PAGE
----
Framework to build a community

'Community' is sometimes portrayed as a fuzzy concept—something chaotic or difficult to define.

Sure, it's a term that may refer to everything from YouTube followers to marketing email lists. The dictionary defines community simply (and widely) as "a cohesive body of persons" — therefore, while using the phrase in these settings may make a seasoned community manager feel awkward.

But when we talk about communities in a commercial setting, we're not just using aspirational language to describe a brand's audience or client base. We're not only talking about folks who are aware of a brand or have purchased something from it.

The 'community' that most professional Community Managers work on on a daily basis, and the sort of community we're talking about when we get into metrics, methods, career ladders, and other topics, is a rather concrete entity.

What is community at core?

Communities should tick the following boxes:

  • Concrete
  • Allow a response.
  • Place/platform
  • Interactive
  • Trackable
  • Allows opt-in/out
  • Level

It is important to note that 'defining' a community is sometimes viewed as gatekeeping. However, this framework should not be utilized for that purpose. This isn't about saying, “Your community doesn't check all the criteria,” but rather, what community kinds are typically likely to be great places to apply a certain array of tactics?

Let's go through them one by one.


Communities are more than simple ideas. They are unique and defining programs with distinctive attributes. If a business has a community, most employees will be able to recognize it and describe where the community lives, who is a part of it, who is eligible, and what programs fall under the community. When a company lacks a community, it appears to be that company lacks a culture or mission.

Allow a response

Communities make use of channels that allow members to interact with the brand and their peers. This separates them from broadcast channels used by companies to deliver information and sell items — for example, an advertisement or a newsletter.


Communities often have a home base where members may participate in or access community features. This often indicates that they are driven by a community platform. Pensil provides an all-in-one solution for community building. It brings together members, discussions, and events.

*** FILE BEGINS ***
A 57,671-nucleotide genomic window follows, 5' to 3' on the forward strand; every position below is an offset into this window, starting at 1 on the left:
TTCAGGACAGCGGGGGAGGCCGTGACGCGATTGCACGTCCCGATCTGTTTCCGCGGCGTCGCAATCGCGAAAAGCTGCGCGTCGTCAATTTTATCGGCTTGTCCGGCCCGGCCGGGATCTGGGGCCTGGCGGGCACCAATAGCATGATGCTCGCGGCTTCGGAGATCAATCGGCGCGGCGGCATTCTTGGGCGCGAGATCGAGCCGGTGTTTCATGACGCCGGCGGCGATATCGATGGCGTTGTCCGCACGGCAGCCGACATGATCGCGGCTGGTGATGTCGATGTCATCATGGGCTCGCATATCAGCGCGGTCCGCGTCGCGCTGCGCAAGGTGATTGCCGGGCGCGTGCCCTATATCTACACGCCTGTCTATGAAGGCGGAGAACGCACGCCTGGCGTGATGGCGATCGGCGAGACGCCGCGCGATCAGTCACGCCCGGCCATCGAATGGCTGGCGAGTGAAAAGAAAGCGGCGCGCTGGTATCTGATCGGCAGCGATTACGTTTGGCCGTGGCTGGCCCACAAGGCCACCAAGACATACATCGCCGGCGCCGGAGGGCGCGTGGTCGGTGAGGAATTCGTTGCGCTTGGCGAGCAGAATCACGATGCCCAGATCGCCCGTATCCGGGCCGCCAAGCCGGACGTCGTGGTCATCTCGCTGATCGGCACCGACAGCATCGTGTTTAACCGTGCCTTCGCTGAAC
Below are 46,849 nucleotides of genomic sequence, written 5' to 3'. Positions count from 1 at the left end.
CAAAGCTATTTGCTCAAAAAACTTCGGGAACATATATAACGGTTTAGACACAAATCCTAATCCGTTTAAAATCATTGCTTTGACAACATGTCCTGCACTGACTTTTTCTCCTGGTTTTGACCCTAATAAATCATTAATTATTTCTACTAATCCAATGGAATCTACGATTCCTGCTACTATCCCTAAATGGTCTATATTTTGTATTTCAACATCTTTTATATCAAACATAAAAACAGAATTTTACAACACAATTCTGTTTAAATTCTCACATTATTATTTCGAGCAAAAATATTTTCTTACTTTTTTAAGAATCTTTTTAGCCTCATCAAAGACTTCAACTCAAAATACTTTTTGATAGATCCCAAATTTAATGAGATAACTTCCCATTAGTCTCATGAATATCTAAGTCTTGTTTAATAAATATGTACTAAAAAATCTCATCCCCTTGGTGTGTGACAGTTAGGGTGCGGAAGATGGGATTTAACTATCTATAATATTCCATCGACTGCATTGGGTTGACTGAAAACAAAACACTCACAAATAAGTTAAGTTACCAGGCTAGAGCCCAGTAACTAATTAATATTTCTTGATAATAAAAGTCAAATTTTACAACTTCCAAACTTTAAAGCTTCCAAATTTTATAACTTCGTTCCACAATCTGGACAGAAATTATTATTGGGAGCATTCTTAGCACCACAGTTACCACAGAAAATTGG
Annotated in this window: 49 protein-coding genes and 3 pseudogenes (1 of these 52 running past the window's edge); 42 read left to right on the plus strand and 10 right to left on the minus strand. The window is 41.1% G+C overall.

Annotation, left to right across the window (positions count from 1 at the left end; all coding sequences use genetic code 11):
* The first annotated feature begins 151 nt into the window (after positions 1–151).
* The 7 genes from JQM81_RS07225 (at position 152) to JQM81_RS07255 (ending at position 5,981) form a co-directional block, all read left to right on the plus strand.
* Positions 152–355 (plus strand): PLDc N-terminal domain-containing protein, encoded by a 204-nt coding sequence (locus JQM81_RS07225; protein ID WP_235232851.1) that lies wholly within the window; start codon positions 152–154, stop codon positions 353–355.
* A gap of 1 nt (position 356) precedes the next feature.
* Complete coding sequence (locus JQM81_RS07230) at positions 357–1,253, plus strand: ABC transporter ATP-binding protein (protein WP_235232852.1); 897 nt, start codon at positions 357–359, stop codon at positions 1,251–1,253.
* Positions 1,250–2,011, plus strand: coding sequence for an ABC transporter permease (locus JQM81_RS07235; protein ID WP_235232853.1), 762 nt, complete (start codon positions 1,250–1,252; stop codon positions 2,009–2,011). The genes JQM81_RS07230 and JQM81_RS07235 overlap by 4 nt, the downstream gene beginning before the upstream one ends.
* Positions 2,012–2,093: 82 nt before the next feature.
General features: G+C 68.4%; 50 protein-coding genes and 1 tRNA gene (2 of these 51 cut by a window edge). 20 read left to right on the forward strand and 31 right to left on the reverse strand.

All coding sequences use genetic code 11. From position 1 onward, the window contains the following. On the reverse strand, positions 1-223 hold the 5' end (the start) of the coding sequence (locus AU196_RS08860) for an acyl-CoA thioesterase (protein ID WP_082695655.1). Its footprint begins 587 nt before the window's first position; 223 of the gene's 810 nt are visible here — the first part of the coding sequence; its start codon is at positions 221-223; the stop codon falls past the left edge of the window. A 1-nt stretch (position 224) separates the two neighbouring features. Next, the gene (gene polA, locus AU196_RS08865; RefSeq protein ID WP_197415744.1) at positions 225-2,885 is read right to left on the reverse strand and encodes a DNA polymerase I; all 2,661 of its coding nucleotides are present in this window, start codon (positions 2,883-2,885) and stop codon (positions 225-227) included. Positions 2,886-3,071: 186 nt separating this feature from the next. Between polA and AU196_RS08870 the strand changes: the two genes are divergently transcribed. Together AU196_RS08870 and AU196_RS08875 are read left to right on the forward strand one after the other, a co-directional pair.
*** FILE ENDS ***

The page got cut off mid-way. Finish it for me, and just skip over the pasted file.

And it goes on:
Communities allow individuals to interact with the community and their members individually. The majority of the features and content generated for these communities are interactive in nature. Hence, it's really important to have SEO-optimized posts in the community. Pensil comes with inbuilt SEO optimization.


Brands using communities can easily distinguish who is a community member and who is not within their bigger audience or customer base. They utilize this data to analyze whether their community is meeting its objectives, both for the brand and for the members. Community objectives for brands are often related to retention, research, support, and content. Members' goals are often related to learning, developing relationships, and obtaining unique information.

Allows opt-in/out

Community members volunteered to join. Similarly, community members might depart even though their relationship with the brand remains intact. This is separate from the general usage of the term "community" to describe an audience, in which a brand refers to a broad group of individuals as a community, regardless of whether those individuals consider themselves community members or not.


Members of communities can contribute to content and discussions on the same level as official brand representatives. Members, for example, can begin chats. While audience members may normally comment on a brand's social media postings, they cannot generate emails from social media. Communities, on the other hand, achieve success through boosting member leadership, ownership, and engagement.

In circumstances when the borders between community and audience are frequently blurred, the framework outlined above can be quite useful in making a clear distinction between the two. And, as any experienced community manager will tell you, picking up the correct framework at the beginning eases up so much of the work for later.

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